• October 23, 2014

Thiel Fellowship Pays 24 Talented Students $100,000 Not to Attend College

Thiel Fellowship Pays 24 Talented Students $100,000 to Not Attend College 1

David Paul Morris, Bloomberg, Getty Images

In a move meant to provoke thought about the value of higher education, Peter Thiel, a co-founder of PayPal, is giving 24 students money not to attend college for two years but to develop their ideas instead.

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close Thiel Fellowship Pays 24 Talented Students $100,000 to Not Attend College 1

David Paul Morris, Bloomberg, Getty Images

In a move meant to provoke thought about the value of higher education, Peter Thiel, a co-founder of PayPal, is giving 24 students money not to attend college for two years but to develop their ideas instead.

The winners were announced today for a new fellowship that has sparked heated debate in academic circles for questioning the value of higher education and suggesting that some entrepreneurial students may be better off leaving college.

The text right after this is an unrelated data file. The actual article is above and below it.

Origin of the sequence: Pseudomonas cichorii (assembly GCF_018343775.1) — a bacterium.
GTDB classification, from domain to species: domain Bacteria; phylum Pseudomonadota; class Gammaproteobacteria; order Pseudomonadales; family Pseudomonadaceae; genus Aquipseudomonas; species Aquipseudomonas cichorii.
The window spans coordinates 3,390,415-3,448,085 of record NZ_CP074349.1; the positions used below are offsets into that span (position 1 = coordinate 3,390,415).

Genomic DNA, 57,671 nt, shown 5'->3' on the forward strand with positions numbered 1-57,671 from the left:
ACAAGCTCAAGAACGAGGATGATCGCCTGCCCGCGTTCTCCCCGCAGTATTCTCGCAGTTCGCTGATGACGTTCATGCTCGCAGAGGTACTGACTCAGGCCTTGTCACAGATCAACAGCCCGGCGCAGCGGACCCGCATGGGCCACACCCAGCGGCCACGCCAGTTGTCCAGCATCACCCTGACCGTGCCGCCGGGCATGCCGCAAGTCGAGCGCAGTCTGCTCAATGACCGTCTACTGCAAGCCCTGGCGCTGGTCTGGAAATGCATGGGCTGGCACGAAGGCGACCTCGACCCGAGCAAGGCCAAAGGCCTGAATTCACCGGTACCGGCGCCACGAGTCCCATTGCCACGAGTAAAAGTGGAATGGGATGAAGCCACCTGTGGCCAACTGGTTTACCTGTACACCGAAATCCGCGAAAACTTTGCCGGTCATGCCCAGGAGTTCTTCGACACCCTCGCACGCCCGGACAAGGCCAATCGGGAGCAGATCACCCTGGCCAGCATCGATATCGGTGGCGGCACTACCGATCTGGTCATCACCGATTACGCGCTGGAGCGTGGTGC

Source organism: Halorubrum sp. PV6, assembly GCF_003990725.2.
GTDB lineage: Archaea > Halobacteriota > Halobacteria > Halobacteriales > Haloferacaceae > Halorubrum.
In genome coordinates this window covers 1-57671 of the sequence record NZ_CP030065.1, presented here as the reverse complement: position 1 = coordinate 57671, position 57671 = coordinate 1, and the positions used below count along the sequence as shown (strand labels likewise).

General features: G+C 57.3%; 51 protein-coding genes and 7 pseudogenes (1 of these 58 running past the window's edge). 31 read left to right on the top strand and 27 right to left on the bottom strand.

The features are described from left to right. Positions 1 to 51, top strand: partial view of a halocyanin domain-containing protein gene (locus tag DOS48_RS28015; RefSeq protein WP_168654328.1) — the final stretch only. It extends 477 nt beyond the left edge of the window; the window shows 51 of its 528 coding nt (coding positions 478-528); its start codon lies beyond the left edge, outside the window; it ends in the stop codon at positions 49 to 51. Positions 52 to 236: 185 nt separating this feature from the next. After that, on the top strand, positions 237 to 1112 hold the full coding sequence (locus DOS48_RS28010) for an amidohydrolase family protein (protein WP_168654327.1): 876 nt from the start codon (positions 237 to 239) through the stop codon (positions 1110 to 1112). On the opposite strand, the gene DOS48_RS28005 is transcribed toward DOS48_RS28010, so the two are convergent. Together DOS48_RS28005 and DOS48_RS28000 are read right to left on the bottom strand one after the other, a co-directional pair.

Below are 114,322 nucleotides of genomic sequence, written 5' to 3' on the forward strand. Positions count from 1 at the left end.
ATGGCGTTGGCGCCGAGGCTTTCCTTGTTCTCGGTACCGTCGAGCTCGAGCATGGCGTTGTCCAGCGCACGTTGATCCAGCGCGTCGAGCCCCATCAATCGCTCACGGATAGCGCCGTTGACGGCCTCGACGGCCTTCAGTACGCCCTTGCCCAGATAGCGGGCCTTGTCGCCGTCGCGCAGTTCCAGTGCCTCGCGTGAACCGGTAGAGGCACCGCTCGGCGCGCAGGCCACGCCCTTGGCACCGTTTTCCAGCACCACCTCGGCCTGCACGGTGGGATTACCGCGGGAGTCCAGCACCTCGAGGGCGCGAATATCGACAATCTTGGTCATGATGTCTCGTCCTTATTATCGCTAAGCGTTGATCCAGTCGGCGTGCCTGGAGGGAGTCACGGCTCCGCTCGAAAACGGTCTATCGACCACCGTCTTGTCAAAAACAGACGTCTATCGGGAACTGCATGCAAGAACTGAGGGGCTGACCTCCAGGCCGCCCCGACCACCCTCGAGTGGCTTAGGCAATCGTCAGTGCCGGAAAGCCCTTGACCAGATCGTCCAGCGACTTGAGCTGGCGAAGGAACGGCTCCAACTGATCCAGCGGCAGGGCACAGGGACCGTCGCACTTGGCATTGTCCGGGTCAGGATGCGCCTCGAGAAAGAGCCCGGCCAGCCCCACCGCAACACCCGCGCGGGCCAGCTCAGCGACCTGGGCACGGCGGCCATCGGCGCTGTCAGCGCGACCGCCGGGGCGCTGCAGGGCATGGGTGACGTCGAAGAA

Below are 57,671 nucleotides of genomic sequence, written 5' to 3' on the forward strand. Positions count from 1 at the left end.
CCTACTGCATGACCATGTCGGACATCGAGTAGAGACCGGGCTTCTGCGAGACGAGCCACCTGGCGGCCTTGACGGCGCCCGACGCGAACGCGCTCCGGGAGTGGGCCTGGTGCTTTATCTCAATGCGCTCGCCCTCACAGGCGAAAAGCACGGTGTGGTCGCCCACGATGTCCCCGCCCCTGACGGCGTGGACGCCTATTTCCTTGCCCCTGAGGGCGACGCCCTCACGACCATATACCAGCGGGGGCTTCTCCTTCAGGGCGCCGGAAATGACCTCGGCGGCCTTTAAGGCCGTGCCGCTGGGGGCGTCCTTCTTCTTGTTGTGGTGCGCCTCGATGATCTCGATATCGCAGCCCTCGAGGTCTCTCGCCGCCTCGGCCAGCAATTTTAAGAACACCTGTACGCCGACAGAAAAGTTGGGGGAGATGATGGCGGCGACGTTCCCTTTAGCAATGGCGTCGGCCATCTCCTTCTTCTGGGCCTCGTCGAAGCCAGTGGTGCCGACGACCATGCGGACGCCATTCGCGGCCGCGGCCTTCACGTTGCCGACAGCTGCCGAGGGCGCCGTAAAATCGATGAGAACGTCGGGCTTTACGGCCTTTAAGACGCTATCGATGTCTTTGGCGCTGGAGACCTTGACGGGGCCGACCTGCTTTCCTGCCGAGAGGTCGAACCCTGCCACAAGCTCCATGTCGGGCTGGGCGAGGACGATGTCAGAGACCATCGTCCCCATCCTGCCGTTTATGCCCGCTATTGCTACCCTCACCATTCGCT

Peter Thiel, a co-founder of PayPal, will pay each of the 24 winners of his Thiel Fellowship $100,000 not to attend college for two years and to develop business ideas instead.

The fellows, all 20 years old or younger, will leave institutions including Harvard University, the Massachusetts Institute of Technology, and Stanford University, to work with a network of more than 100 Silicon Valley mentors and further develop their ideas in areas such as biotechnology, education, and energy.

More than 400 people applied for the fellowship, and 45 of them were flown out to San Francisco in late March to present their ideas to Thiel's foundation and the network of Silicon Valley mentors.

Mr. Thiel, who is also the first outside investor in Facebook, said he was impressed by the quality of the top candidates.

"They compare well with the set of people who are starting good companies in Silicon Valley," he said.

Does he think the group will produce the next Mark Zuckerberg?

"That's not our metric for success," he said. He stressed that he doesn't see the fellowship as an investment and isn't looking to profit from the student ideas. Rather, he's hoping the winners will learn more than they would by staying in school.

At least one student initially chosen as a Thiel fellow, however, ended up turning down the deal, opting to continue her traditional education by accepting admission at MIT.